For this bicep workout, we will give you a nice set of exercises, that focuses on developing the so-desired, peaky bicep. Developing a bicep peak of course, depends on some individual factors like genetic muscle attachments- How your biceps attaches. The shorter your bicep is, the more prominent your peak will be.
The longer your biceps are (smaller gap between the biceps and the elbow when flexed) the smaller peak potential you have.
However, don’t get discouraged- A peaky biceps can be achieved in both cases, as the peak also depends on the development of the outer biceps head.
The workout uses the traditional standing curl only as a warm-up, work-in exercise, after which, the focus switches to a variety of exercises under different angles. The exercises target the outer bicep head and we also use a more pronounced wrist supination, to squeeze out every bit of energy out of the prioritized outer bicep head.
The exercises are done within the ~75% intensity range and failure is not reached.
The workout is recommended for beginner and intermediate trainees, but as in our split bicep workout, you can use more intense training principles and methods to boost the effectiveness of the workout. That is in case you are a more advanced trainee that needs stronger de-adaptation, after having reached significant adaptation of the working musculature.
|Standing dumbbell curl||4||12,12,10,10|
|Incline bench dumbbell curl||2||10|
|Machine preacher curls||2||10|
|Dumbbell hammer curl||2||10|
|Cable one arm biceps curl||2||10|
Standing dumbbell curl
- Stand up with your feet at shoulder width
- Grab the dumbbells and keep them by your sides
- Keep your back straight and head looking forward
- Curl both dumbbells simultaneously, supinating your wrist
- Contracting the biceps fully, hold the contraction briefly
- Let the dumbbells return to their initial position slowly
Incline bench dumbbell curl
- Set up a bench to an incline angle and grab a pair of dumbbells
- Sit down comfortably and open up your wrists
- Curl the dumbbells up, contracting the biceps fully
- Hold the contraction briefly
- Let the dumbbells down slowly, stretching the biceps
Machine preacher curls
- Sit down on the lever machine and tuck your arms on the pad, so that the armpits are on the edge and the whole upper arm is in contact with the pad
- Grab the lever and curl it up slowly, contracting the biceps fully
- Let the lever down slowly, stretching the biceps
Dumbbell hammer curl
- Grab a pair of dumbbells and stand up with your feet at shoulder width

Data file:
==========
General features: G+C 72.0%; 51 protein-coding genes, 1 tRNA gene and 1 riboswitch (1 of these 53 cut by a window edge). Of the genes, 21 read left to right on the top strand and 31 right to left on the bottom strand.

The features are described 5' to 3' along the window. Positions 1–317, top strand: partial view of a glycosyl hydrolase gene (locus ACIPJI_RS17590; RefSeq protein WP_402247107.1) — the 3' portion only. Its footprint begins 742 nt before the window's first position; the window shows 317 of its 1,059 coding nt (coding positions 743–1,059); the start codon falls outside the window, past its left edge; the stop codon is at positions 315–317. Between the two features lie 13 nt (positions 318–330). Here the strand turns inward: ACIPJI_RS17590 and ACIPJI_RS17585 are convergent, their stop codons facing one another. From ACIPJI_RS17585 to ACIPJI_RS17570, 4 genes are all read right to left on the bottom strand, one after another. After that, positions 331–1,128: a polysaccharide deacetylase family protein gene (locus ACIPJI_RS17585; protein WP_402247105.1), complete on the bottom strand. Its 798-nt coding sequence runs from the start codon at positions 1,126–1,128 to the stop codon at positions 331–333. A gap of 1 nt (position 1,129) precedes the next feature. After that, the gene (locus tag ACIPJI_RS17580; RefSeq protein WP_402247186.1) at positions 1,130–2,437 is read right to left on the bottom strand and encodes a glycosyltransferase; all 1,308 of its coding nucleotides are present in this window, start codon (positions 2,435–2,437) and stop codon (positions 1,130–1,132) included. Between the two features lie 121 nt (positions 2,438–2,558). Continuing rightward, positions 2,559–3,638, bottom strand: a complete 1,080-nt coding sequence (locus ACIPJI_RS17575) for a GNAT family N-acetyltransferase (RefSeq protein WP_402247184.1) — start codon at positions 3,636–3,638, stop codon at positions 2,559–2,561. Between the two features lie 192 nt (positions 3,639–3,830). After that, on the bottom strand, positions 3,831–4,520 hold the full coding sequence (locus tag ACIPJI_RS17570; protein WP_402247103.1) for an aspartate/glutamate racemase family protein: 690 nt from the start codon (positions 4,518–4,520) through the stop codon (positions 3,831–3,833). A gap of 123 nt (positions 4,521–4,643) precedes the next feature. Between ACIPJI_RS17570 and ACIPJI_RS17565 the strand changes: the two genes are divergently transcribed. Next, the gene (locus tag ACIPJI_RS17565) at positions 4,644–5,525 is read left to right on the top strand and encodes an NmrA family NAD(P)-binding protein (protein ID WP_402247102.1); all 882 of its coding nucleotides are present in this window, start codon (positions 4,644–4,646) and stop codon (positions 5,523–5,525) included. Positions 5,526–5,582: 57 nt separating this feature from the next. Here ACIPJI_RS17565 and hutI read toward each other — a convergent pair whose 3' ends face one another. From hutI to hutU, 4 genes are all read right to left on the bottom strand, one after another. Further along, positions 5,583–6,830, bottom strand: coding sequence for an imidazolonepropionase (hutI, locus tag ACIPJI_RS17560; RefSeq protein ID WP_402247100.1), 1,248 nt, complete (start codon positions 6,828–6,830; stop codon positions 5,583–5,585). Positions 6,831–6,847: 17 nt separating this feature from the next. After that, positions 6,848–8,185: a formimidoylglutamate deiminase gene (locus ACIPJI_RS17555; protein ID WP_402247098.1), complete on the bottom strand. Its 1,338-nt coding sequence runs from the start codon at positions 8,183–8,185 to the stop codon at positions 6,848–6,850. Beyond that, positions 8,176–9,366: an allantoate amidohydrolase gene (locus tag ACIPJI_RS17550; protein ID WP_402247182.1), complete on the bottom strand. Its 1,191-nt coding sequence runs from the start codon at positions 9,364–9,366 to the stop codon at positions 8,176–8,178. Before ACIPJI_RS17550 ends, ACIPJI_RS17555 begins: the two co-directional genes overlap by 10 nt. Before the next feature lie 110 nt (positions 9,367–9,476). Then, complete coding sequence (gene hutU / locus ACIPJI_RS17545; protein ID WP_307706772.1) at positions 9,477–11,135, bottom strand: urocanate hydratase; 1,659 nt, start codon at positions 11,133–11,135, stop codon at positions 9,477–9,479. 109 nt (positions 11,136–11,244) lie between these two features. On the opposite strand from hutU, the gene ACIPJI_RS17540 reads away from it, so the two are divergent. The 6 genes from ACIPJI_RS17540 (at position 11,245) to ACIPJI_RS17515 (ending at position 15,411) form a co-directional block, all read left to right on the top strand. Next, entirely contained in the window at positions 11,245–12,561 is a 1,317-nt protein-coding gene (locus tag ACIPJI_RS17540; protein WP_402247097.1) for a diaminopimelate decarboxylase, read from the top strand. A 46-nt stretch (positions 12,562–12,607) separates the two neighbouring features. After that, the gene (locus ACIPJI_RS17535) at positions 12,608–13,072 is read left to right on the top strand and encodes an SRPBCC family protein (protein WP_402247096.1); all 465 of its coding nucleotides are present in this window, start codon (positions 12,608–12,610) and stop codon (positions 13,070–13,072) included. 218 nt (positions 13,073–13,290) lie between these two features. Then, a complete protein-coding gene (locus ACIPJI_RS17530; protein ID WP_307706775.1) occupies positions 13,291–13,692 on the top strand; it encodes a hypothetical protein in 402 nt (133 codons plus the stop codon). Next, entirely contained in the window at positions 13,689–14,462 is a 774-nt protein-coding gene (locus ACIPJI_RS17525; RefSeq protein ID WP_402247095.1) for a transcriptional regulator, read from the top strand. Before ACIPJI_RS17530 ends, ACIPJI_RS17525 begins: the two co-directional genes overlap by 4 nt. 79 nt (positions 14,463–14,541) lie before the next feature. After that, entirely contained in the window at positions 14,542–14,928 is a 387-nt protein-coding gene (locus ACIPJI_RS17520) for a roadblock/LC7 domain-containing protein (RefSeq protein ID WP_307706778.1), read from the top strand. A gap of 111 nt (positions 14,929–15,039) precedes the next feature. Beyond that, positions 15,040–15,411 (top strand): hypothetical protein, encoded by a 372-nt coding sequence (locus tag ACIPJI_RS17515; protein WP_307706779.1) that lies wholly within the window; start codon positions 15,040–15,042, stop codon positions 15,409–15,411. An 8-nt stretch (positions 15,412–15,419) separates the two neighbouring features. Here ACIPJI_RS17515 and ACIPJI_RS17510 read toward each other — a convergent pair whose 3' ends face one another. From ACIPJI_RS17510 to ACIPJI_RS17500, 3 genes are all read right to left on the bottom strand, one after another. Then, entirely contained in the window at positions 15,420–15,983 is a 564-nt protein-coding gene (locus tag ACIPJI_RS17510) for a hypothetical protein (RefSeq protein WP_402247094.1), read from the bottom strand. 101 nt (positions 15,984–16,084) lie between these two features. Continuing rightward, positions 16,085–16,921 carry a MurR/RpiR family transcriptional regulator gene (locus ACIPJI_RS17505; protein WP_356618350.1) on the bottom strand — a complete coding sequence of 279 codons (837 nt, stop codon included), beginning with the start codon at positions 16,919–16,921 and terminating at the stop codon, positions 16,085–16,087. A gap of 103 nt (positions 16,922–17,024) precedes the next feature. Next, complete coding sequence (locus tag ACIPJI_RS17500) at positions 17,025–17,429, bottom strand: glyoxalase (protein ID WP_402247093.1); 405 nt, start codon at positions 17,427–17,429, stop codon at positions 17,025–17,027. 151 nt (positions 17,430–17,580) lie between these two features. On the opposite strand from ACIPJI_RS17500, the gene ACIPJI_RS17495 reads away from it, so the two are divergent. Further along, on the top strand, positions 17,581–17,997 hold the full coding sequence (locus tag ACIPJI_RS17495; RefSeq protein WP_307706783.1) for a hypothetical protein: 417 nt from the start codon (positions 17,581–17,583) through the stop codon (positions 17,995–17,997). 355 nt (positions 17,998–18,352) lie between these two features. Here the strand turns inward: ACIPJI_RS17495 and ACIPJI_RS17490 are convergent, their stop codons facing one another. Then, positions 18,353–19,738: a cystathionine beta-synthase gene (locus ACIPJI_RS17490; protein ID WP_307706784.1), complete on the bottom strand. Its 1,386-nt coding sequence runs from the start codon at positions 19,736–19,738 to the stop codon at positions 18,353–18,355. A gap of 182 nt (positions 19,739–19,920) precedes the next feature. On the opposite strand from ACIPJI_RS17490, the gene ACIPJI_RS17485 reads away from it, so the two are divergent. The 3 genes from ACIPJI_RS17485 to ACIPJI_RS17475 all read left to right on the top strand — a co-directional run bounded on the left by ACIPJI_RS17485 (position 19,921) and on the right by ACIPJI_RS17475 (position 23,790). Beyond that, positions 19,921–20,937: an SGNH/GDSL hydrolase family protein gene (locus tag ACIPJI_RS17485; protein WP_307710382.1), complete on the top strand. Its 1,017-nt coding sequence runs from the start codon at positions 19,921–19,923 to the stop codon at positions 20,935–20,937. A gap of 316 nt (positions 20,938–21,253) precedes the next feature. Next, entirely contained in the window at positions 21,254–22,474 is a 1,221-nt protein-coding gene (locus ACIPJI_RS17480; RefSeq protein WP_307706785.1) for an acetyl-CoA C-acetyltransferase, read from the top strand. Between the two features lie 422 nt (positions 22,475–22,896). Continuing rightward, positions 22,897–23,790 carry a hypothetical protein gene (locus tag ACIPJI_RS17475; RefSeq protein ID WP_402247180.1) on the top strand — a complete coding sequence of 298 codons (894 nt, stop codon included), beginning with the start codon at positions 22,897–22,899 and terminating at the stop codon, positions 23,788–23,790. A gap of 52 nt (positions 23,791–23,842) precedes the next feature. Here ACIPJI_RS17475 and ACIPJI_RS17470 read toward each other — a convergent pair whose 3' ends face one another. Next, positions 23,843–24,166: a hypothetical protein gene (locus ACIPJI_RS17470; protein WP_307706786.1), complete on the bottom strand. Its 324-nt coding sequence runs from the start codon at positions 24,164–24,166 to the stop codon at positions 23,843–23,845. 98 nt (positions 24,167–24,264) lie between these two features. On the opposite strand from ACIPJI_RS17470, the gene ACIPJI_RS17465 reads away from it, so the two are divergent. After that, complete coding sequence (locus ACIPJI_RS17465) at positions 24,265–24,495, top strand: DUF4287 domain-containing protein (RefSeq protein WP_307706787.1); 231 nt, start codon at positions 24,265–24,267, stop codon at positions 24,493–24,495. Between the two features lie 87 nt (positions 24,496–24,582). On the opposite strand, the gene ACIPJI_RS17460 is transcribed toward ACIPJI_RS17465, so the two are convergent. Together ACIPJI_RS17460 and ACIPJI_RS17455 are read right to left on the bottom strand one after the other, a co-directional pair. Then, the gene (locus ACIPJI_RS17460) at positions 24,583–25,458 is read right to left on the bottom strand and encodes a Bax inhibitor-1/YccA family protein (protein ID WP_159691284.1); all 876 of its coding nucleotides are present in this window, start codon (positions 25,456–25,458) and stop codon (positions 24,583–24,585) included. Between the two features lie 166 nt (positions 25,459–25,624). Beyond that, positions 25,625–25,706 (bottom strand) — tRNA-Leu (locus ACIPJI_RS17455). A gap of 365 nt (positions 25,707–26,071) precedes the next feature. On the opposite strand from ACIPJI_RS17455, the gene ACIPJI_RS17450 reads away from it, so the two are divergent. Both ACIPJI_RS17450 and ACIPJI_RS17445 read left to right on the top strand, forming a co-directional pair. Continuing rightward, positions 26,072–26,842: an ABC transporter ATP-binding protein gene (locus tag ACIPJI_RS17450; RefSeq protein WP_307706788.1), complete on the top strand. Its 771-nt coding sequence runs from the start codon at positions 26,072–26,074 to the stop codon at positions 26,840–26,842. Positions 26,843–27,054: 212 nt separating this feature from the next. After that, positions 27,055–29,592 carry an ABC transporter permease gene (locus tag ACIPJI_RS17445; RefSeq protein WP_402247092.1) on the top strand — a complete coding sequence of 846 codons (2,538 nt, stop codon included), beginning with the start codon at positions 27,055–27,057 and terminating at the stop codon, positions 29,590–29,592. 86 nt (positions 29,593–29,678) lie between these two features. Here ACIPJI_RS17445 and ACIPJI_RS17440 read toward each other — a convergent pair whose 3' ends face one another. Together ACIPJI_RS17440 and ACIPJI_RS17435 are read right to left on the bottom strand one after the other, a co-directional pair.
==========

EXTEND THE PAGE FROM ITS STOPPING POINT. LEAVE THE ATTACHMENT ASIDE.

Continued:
- Keep the dumbbells by your sides, so that their sides are pointing forward
- Hammer the dumbbells up, without letting your elbow go forward
- Contracting the biceps and forearms, hold the contraction briefly
- Let the dumbbells down to their original position
Cable one arm biceps curl
- Stand by the side of the cable machine and grab the upper pulley
- Step away slightly and raise your arm so that it is parallel to the ground
- Place your other hand on your hips for balance
- Curl the cable, contracting your biceps fully
- Let the weight down to its original position slowly
Targeting the outer head of the bicep can be done not only by picking appropriate exercises that focus on it more, but also, by rotating your wrist clockwise with your pinky on the outside, as much as possible. Such movement is called “Supination” and can be done either during each repetition, or before each repetition.
Squeeze & Flex
With your wrists optimally supinated at the top of each repetition, you can apply the Peak Flexion method and squeeze out the prioritized outer biceps head, holding the contraction for up to 1 second. Peak flexion will allow you to really feel how the biceps is starting to bulge and pop-out more, during the workout itself.
Throughout each exercise, set and repetition, try to keep the tension upon the working musculature as much as possible. Pick the proper weight for your repetitions and try not to use any inertial movements that will take away from the tension of the biceps. One of the main priorities of this workout is Constant Tension and a powerful contraction during the peak flexion.
Additionally, you can squeeze out your biceps under no tension from weights, in-between sets. When you’re done with the set/workout, easily flex your biceps and hold the peak flexion. Feel the blood going through the biceps as it gets tighter and tighter. Hold the contractions for up to 1 second, release and repeat a couple of times on each arm.
Read more on Iso-Tension.
This beginner/intermediate workout will help you develop a more prominent bicep peak. The goal of each exercise is to target the outer biceps head, accounting for a peakier look of the biceps. The workout follows a moderate intensity scheme, making it perfect for the application of principles like constant tension and peak flexion.
The outer head’s work is more prominent as we supinate our wrists. The workout can also be used by more advanced trainees, however, if that is the case, intense training methods should be applied. Such as – Training until failure and Forced Repetitions.